Fucked Up, ‘David Comes to Life’ (Matador)
Toronto’s fucked up possess quite a few barriers to entry. There’s the fitting yet unfit-for-print name, for starters. Then there are the band’s chaotic live shows, during which gargantuan frontman Damian Abraham — imagine the Neverending Story‘s Rockbiter, ?only beardier — often bonks his noggin till it bleeds. Finally, there’s the music itself, a hardcore punk-indebted slurry of grunt-gargling vocals, serrated feedback squalls, and densely packed lyrics that cover everything from police brutality to metaphysical phenomena. It makes for great workout music, provided your workout consists of jogging through ?a quarry while on mescaline.
The band’s maximalistic approach means that even the most ostensibly straightforward task — writing a collection of songs about love — becomes a huge undertaking, as evidenced by David Comes to Life, Fucked Up’s third studio album and first kinda-sorta musical. An 18-song bildungsroman that runs nearly 80 minutes, David is alarmingly caustic, disarmingly graceful, and loaded with all sorts of unnecessary lyrical twists and fake-outs. It’s one ?of the most overly complicated hard-rock records ?of the past ten years. It’s also one of the best.
The tale of a glum factory drone who may or may not have killed his soul mate, David rarely makes a lick of sense; the characters are too thinly drawn, and the escape-hatch plot-reveals too cynically gimmicky, while the story line requires ?a novella’s worth of liner notes to comprehend ?(a series of accompanying seven-inches may flesh ?out the characters, though that feels a bit like a cheat). As a cohesive musical statement, it’s a mess. The only way this thing will play on Broadway is if someone blasts it out of an unmarked van parked in Times Square.
But David‘s core themes — romantic self-defeat, misplaced deification — are so resonant and sturdy that the songs stand on their own. And holy moly, those songs! Fucked Up, or more specifically, founding member and lead guitarist Mike Haliechuk, layer track upon track until they achieve a sort of black-hole density. Haliechuk and fellow guitarist Ben Cook send power chords swooping and soaring like a giant’s scythe; Jonah Falco’s drums kick with rat-a-tat urgency; and Abraham’s roar rises high and rings clear, aided by backing vocalists Jennifer Castle and Madeline Follin of Cults.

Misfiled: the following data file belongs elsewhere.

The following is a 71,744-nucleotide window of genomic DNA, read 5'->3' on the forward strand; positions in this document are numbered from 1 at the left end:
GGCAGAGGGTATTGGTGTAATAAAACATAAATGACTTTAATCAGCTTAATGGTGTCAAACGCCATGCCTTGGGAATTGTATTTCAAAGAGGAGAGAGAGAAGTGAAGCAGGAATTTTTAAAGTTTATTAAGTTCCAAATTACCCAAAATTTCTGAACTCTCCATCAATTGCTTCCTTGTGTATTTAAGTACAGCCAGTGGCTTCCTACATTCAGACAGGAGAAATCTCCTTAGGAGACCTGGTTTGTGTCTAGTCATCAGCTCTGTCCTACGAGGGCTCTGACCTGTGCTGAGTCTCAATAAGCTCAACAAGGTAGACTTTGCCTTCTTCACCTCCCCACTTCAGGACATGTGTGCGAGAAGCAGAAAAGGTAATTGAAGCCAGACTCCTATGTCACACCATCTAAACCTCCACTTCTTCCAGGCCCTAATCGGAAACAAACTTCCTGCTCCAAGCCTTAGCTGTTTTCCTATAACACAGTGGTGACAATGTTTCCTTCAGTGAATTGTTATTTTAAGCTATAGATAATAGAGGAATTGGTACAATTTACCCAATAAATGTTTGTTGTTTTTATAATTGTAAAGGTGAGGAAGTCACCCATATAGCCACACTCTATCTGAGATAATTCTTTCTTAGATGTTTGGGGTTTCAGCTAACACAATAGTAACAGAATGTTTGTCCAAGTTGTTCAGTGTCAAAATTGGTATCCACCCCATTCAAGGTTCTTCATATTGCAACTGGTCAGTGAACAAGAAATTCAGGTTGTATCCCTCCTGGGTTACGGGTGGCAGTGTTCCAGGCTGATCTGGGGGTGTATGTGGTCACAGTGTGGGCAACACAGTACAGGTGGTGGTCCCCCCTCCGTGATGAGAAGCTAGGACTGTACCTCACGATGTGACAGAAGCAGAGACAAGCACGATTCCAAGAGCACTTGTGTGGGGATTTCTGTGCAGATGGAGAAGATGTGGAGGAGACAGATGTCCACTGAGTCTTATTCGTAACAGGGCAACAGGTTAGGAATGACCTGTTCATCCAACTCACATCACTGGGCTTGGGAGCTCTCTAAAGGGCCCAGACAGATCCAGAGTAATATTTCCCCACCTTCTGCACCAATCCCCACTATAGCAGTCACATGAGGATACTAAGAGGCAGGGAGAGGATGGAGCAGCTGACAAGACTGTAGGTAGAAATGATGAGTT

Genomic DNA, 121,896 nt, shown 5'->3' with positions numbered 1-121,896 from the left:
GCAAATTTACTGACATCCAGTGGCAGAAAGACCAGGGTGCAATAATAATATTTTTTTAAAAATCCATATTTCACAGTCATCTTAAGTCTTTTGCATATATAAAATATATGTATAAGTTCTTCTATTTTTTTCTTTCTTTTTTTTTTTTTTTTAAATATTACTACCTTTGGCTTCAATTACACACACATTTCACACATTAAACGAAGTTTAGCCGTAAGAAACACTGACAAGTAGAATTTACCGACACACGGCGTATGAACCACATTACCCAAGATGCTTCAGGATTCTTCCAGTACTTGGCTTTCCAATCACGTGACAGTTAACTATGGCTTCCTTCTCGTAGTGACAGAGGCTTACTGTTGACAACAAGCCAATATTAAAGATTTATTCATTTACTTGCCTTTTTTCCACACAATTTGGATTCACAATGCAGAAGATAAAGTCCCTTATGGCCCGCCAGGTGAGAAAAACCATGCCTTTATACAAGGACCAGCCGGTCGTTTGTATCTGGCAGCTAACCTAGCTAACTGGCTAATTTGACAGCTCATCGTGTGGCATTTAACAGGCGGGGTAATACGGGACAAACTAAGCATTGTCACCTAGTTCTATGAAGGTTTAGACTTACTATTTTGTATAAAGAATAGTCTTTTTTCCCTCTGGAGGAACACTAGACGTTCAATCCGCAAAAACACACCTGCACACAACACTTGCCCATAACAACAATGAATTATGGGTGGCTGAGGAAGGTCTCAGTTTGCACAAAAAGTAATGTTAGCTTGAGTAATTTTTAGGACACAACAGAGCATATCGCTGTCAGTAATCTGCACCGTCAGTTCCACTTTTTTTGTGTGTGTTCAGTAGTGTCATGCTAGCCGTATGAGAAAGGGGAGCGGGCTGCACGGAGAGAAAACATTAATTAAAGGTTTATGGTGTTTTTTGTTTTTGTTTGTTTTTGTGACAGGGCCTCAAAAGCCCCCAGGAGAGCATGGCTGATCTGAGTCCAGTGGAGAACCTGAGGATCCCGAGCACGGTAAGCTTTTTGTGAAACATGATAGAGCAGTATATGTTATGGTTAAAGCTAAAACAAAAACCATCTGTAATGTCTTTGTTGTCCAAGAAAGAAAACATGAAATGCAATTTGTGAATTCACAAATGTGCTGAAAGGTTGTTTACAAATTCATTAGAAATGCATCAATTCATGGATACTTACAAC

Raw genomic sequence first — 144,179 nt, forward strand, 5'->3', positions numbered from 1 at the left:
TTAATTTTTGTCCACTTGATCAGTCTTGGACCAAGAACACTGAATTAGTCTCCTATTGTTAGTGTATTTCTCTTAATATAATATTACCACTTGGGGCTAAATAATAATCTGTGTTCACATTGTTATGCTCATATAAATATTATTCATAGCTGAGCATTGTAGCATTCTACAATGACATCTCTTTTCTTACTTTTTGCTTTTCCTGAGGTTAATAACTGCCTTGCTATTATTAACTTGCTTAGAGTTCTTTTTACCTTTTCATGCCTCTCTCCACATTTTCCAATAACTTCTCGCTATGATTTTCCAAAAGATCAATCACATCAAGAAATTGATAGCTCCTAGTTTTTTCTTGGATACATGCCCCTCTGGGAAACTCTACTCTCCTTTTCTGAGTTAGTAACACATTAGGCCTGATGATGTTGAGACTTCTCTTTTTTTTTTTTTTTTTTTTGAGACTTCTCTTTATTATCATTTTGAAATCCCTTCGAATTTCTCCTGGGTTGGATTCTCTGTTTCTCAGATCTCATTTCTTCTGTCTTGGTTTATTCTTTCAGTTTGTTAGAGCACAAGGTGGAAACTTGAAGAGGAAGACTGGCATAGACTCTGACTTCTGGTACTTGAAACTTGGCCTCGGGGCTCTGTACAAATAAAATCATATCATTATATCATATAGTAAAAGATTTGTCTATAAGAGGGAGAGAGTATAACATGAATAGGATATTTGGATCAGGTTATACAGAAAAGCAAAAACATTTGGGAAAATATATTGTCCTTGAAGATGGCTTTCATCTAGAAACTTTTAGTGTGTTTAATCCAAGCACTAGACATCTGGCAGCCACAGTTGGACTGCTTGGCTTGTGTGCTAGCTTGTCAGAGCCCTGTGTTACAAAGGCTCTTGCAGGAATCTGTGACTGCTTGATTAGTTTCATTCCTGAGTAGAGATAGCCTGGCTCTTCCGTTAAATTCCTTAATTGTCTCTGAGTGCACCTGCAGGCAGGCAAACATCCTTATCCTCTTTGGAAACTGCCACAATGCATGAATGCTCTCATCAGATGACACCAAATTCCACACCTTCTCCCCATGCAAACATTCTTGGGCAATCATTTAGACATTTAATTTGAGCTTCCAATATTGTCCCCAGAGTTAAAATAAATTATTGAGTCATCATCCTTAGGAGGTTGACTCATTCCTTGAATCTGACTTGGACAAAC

That David is so immediately enthralling isn’t exactly a shock; the band’s 2008 breakthrough, The Chemistry of Common Life, revealed a combative crew increasingly at ease with melody. And now, Fucked Up stretches well beyond their get-in-the-pit predecessors, with the album veering off from any semblance of hardcore doctrine, incorporating Unforgettable Fire-style, crystalline guitar wails (“The Other Shoe”) and even touches of art-damaged ’80s ?indie rock (“A Slanted Tone” sounds like an Athens, Georgia college-basement experiment gone wonderfully awry).
That such moments orbit a nebulously structured narrative doesn’t really matter — ?a leaner, more logical band wouldn’t be anywhere near as interesting; and besides, David‘s epochal enough as it as. For years, numerous hacks — yours truly included — have been tossing around the phrase “post-hardcore” with little care, diluting an already amorphous term by throwing it at any group with speedy time signatures and a few effects pedals. Fucked Up, though, have finally provided a proper definition, with a sound that pushes hardcore out of the VFW halls and basement shows and into the arena. ?Can’t wait to see how their name looks ?on the marquee.